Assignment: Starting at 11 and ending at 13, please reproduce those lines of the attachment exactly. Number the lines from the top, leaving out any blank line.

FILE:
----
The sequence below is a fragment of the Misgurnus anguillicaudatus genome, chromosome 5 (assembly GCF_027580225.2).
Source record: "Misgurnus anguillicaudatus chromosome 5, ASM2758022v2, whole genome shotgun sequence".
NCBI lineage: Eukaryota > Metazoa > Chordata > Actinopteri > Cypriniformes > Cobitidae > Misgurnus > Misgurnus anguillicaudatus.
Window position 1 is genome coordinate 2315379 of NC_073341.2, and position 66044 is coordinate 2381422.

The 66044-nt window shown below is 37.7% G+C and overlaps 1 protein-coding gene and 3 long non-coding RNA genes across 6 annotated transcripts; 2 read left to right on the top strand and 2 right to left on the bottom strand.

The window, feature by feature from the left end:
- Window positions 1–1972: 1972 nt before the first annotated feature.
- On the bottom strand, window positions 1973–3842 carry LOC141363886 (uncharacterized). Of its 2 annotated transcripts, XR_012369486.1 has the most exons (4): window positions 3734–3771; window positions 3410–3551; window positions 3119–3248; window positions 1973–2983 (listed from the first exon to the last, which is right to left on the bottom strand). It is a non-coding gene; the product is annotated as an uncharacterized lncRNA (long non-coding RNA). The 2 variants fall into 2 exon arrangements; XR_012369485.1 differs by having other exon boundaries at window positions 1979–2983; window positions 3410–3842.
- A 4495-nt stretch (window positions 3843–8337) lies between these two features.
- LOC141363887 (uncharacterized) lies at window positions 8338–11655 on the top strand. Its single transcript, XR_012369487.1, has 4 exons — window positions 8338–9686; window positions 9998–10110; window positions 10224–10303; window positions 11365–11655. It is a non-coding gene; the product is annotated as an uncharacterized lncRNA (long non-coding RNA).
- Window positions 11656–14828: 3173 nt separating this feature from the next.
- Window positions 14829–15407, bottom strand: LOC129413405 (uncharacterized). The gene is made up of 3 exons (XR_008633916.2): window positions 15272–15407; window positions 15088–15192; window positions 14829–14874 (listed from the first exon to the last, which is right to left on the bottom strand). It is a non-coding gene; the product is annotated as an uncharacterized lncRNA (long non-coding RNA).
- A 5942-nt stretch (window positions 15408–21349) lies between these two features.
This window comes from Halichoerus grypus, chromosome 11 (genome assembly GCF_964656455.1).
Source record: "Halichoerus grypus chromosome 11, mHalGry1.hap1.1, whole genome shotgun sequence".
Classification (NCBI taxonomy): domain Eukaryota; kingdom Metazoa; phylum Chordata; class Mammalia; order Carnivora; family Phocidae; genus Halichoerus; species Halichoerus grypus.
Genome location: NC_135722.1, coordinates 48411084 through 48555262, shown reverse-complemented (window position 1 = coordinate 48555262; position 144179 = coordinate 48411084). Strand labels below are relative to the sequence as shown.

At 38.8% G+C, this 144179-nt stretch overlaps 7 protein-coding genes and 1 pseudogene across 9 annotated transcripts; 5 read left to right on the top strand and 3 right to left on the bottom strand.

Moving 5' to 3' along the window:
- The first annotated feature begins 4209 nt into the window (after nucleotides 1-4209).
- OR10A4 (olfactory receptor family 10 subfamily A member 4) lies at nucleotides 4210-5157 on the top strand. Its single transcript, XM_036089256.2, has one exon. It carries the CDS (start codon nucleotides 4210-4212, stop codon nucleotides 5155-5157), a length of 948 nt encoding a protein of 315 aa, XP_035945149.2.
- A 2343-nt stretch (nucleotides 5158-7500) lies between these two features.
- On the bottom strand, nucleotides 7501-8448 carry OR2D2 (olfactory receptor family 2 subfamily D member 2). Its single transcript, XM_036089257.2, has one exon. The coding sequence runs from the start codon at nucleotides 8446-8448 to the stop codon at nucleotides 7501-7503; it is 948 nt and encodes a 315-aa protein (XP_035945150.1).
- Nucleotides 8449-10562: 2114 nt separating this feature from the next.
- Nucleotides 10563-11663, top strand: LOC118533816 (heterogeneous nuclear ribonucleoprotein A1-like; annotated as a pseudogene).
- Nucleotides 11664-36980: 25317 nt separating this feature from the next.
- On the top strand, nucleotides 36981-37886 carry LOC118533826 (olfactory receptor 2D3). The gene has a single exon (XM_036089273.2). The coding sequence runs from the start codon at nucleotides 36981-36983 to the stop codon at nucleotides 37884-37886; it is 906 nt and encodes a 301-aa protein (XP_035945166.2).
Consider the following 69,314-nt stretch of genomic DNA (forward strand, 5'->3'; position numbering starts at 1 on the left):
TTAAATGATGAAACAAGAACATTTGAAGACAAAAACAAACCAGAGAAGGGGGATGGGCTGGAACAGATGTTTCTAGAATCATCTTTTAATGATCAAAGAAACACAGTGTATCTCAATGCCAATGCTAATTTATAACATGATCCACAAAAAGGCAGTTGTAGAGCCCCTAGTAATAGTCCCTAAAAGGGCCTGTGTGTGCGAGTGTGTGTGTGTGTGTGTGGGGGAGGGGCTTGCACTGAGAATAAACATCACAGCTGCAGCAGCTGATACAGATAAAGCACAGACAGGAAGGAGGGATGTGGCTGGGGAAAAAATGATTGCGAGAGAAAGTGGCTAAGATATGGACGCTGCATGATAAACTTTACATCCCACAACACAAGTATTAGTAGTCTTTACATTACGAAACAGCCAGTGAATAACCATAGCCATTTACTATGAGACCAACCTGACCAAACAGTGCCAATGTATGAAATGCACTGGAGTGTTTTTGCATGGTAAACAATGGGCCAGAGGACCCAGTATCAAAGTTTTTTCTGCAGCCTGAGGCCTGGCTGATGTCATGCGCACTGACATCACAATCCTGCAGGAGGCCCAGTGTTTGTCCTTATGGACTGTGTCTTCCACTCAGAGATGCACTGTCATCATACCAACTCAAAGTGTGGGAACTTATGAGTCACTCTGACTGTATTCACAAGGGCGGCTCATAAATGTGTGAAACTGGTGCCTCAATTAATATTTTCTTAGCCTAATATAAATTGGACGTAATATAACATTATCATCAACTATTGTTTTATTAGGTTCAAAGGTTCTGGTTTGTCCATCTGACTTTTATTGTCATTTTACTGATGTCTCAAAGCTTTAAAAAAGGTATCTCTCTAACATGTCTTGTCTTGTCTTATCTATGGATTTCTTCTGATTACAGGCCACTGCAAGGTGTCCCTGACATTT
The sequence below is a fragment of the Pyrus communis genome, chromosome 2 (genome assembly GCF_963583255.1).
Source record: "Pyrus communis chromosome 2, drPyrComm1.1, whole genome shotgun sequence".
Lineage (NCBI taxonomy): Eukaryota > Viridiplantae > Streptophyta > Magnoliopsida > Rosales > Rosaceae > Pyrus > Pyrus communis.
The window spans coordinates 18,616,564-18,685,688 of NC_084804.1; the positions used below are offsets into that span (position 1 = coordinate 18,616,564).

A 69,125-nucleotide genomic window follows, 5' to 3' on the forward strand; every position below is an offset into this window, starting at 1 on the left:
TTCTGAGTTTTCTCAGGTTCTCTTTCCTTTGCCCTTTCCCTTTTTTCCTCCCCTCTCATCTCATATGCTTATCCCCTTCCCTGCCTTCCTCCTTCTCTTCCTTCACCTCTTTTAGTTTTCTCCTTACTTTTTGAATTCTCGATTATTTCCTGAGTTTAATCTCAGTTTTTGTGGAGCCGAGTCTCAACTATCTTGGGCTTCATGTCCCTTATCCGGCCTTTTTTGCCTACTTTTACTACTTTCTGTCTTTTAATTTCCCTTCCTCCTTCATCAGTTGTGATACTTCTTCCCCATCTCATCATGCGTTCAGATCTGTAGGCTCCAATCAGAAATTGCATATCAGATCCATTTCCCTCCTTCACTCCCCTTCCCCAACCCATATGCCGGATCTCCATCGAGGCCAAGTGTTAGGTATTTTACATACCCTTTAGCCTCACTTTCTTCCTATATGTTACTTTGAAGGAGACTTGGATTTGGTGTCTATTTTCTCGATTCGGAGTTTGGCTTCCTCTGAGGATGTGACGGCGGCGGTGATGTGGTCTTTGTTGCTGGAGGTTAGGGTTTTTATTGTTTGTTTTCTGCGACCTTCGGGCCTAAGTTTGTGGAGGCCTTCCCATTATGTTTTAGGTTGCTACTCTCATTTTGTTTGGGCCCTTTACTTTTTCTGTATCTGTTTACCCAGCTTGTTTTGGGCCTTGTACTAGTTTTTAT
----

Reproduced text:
- Window positions 11656–14828: 3173 nt separating this feature from the next.
- Window positions 14829–15407, bottom strand: LOC129413405 (uncharacterized). The gene is made up of 3 exons (XR_008633916.2): window positions 15272–15407; window positions 15088–15192; window positions 14829–14874 (listed from the first exon to the last, which is right to left on the bottom strand). It is a non-coding gene; the product is annotated as an uncharacterized lncRNA (long non-coding RNA).
- A 5942-nt stretch (window positions 15408–21349) lies between these two features.